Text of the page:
About the people and individuals of the past who have made up revolutions, whether they were active revolutionaries or brilliant theoreticians. If we know how they lived in the past, we might know what's possible to do today.
"Civilization, therefore, or that which is so-called, has operated two ways: to make one part of society more affluent, and the other more wretched, than would have been the lot of either in a natural state." -- Thomas Paine
(1874 - 1922) ~ Revolutionary Leader of the Mexican, Anarchist Militias : ...an important and influential anarchist whose writings and activities had a crucial impact on the Mexican revolution. The Mexican Liberal Party, headed by Flores Magon, was closely implicated in the industrial strikes at Cananea and Orizaba. (From : Brian Morris Bio.)
• "What, then, is the use of Authority? It serves to inculcate respect for the law which, written by the rich and by educated men in the service of the rich, has for its object the guaranteeing them a tranquil possession of their riches and exploitation of human labor." (From : "Land and Liberty," by Ricardo Flores "Land and Li....)
• "The Revolution will be the most serious business we could take in hand. Let us master it as we master other business; eliminating slipshod methods and studying it painstakingly in all its details, that it may be made to yield the best results." (From : "Land and Liberty," by Ricardo Flores "Land and Li....)
• "It was my own good fortune to live for years where we all habitually spake our minds, for we were economically free. It was my subsequent misfortune to be caged for years in business, as conducted in these United States, and to chafe unceasingly at restraints on free speech which apparently my associates took philosophically, as part of the day's work." (From : "Land and Liberty," by Ricardo Flores "Land and Li....)
(1830 - 1905) ~ Exiled Anarchist Geographer, Environmentalist, and Animal Rights Activist : Reclus was also actively involved in a number of societies during this time, including the Freemasons, the Freethinkers, the International Brotherhood of Michael Bakunin, and a number of anarchist cooperatives. In 1864, Elisée and Elie even helped to co-found the first Rochdale-type cooperative in Paris... (From : Samuel Stephenson Bio.)
• "How can a worker, enrolled by you among the ruling class, be the same as before, since now he can speak in terms of equality with the other oppressors?" (From : "Why Anarchists Don't Vote," by Élisée Reclus.)
• "Everything that can be said about the suffrage may be summed up in a sentence. To vote is to give up your own power. To elect a master or many, for a long or short time, is to resign one's liberty." (From : "Why Anarchists Don't Vote," by Élisée Reclus.)
• "The possession of power has a maddening influence; parliaments have always wrought unhappiness. In ruling assemblies, in a fatal manner, the will prevails of those below the average, both morally and intellectually." (From : "Why Anarchists Don't Vote," by Élisée Reclus.)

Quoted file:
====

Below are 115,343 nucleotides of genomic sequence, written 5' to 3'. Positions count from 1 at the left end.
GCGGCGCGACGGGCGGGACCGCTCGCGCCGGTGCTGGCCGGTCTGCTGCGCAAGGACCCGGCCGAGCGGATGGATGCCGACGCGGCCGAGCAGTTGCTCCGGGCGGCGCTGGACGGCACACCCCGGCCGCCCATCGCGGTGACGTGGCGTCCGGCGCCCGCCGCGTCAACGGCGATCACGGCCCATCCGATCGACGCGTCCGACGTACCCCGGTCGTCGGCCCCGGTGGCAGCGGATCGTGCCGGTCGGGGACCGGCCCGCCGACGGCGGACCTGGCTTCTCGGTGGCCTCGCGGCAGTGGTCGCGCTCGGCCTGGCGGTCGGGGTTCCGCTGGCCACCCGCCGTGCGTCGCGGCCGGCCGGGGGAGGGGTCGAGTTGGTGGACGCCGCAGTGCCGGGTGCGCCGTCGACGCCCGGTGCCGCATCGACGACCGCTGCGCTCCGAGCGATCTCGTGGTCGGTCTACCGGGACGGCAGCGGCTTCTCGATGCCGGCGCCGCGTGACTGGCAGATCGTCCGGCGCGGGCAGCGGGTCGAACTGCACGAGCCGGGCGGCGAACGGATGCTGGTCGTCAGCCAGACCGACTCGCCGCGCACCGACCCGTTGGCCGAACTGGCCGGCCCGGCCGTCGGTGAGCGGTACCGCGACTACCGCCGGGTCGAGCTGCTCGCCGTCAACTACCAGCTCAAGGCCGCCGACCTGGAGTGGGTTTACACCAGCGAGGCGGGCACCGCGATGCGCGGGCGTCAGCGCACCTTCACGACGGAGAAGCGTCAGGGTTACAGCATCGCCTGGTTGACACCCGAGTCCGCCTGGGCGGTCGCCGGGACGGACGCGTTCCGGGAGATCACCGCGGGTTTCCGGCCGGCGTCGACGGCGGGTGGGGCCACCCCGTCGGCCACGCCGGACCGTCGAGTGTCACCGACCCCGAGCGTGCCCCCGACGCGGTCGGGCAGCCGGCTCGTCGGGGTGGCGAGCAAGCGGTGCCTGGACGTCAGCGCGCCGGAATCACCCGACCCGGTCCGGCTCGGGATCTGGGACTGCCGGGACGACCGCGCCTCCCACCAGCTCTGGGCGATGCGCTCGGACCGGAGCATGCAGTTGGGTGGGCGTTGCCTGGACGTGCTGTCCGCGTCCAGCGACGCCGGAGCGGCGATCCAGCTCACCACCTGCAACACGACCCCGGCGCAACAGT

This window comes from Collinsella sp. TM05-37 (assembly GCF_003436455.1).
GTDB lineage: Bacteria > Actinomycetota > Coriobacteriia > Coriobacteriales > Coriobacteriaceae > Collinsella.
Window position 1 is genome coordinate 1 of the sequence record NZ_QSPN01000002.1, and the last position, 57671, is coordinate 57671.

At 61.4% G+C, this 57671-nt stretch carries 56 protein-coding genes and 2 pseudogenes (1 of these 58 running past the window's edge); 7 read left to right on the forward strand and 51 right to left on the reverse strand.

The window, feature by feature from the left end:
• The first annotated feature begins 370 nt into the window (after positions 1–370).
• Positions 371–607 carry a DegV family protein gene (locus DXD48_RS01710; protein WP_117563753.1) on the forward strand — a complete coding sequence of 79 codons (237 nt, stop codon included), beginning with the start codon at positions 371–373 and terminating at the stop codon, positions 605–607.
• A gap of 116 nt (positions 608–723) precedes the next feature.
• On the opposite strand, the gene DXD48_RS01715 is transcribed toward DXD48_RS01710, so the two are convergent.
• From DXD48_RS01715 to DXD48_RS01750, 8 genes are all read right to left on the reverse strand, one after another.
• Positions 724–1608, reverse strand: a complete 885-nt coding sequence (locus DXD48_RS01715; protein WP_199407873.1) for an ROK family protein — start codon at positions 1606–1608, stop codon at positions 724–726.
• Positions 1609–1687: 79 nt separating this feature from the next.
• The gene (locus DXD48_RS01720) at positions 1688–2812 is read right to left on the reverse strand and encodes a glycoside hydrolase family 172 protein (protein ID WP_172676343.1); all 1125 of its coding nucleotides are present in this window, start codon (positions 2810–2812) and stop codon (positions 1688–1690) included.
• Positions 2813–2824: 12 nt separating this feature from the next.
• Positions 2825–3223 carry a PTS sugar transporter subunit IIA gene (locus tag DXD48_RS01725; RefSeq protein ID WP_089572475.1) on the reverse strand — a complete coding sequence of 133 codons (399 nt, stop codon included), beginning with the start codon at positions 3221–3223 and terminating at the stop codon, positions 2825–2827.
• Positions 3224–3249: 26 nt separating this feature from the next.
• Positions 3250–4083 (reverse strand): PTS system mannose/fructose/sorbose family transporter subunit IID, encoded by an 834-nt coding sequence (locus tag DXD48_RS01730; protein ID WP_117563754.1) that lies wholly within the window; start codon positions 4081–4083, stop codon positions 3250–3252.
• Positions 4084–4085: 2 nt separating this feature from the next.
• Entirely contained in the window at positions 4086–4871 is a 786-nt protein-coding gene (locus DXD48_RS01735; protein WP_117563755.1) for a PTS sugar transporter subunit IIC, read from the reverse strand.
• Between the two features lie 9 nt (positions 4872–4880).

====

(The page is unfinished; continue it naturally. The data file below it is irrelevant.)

(1862 - 1925)
Georges Toussaint Léon Palante (20 November 1862 – 5 August 1925) was a French philosopher and sociologist. Palante advocated aristocratic individualist ideas similar to Friedrich Nietzsche and Arthur Schopenhauer. He was opposed to Émile Durkheim's holism, promoting methodological individualism instead. (From : Wikipedia.org.)
Louisa Sarah Bevington (born St John's Hill, Battersea, Surrey, now London Borough of Wandsworth, 14 May 1845; died Lechmere Road, Willesden Green, Middlesex, now London Borough of Brant, 28 November 1895) was an English anarchist, essayist and poet. Among those who attended her funeral was Peter Kropotkin. (From : Wikipedia.org.)
(1893 - 1950) ~ Ukrainian Anarcho-Syndicalist Involved with the Bolshevik-Aligned Nabat : Secretary of Russia's Anarcho-Syndicalist Confederation and editor of Golos Truda (The Voice of Labor). He experienced at first hand the Bolshevik repression which crushed other revolutionaries and subordinated popular revolt to party dictatorship. (From : AK Press Bio.)
• "In the past, capitalism would have saved itself from deadly crisis by seizing colonial markets and those of agrarian nations. Nowadays, most of the colonies are themselves competing in the world market with the metropolitan countries, while the agrarian lands are proceeding in the direction of intensive industrialization." (From : "My Social Credo," by Grigori Petrovitch Maximov.)
• "I believe that only a stateless form of society is compatible with human progress, and that only under such a form of commonwealth will humanity be able to attain full liberty, and therefore I am an anarchist." (From : "My Social Credo," by Grigori Petrovitch Maximov.)
• "Innumerable warehouses are filled with unsold wares, while other goods are destroyed so as to prevent a slump in market prices. Production comes to a standstill, unemployment increases, the destitution and political oppression of the people reach an unprecedented intensity, and bourgeois democracy turns into open dictatorship..." (From : "My Social Credo," by Grigori Petrovitch Maximov.)